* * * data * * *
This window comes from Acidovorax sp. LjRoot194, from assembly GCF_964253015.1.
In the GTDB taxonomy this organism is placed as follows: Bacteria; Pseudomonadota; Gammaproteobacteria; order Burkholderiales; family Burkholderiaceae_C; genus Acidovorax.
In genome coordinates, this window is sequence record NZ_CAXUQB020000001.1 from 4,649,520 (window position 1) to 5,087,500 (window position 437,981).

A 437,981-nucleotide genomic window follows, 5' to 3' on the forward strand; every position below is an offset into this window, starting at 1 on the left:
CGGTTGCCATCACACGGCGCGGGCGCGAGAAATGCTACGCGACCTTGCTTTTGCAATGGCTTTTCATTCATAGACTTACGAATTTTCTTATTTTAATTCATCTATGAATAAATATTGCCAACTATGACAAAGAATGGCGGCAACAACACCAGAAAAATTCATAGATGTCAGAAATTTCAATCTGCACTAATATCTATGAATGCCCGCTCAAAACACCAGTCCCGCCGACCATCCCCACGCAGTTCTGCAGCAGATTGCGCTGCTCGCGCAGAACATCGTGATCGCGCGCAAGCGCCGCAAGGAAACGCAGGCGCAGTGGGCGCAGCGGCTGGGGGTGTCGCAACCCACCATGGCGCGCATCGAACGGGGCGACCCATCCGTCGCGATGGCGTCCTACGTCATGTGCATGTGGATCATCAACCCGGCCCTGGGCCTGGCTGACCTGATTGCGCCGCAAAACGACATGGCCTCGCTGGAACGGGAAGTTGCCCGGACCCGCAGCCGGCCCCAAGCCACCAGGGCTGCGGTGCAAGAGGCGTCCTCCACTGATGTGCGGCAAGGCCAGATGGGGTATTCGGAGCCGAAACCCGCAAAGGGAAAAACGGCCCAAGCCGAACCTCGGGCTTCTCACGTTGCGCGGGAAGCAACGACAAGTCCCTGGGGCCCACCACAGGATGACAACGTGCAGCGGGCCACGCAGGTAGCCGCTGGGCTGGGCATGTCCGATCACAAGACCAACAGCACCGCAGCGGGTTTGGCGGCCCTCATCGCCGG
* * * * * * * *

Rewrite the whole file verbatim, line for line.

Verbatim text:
This window comes from Acidovorax sp. LjRoot194, from assembly GCF_964253015.1.
In the GTDB taxonomy this organism is placed as follows: Bacteria; Pseudomonadota; Gammaproteobacteria; order Burkholderiales; family Burkholderiaceae_C; genus Acidovorax.
In genome coordinates, this window is sequence record NZ_CAXUQB020000001.1 from 4,649,520 (window position 1) to 5,087,500 (window position 437,981).

A 437,981-nucleotide genomic window follows, 5' to 3' on the forward strand; every position below is an offset into this window, starting at 1 on the left:
CGGTTGCCATCACACGGCGCGGGCGCGAGAAATGCTACGCGACCTTGCTTTTGCAATGGCTTTTCATTCATAGACTTACGAATTTTCTTATTTTAATTCATCTATGAATAAATATTGCCAACTATGACAAAGAATGGCGGCAACAACACCAGAAAAATTCATAGATGTCAGAAATTTCAATCTGCACTAATATCTATGAATGCCCGCTCAAAACACCAGTCCCGCCGACCATCCCCACGCAGTTCTGCAGCAGATTGCGCTGCTCGCGCAGAACATCGTGATCGCGCGCAAGCGCCGCAAGGAAACGCAGGCGCAGTGGGCGCAGCGGCTGGGGGTGTCGCAACCCACCATGGCGCGCATCGAACGGGGCGACCCATCCGTCGCGATGGCGTCCTACGTCATGTGCATGTGGATCATCAACCCGGCCCTGGGCCTGGCTGACCTGATTGCGCCGCAAAACGACATGGCCTCGCTGGAACGGGAAGTTGCCCGGACCCGCAGCCGGCCCCAAGCCACCAGGGCTGCGGTGCAAGAGGCGTCCTCCACTGATGTGCGGCAAGGCCAGATGGGGTATTCGGAGCCGAAACCCGCAAAGGGAAAAACGGCCCAAGCCGAACCTCGGGCTTCTCACGTTGCGCGGGAAGCAACGACAAGTCCCTGGGGCCCACCACAGGATGACAACGTGCAGCGGGCCACGCAGGTAGCCGCTGGGCTGGGCATGTCCGATCACAAGACCAACAGCACCGCAGCGGGTTTGGCGGCCCTCATCGCCGG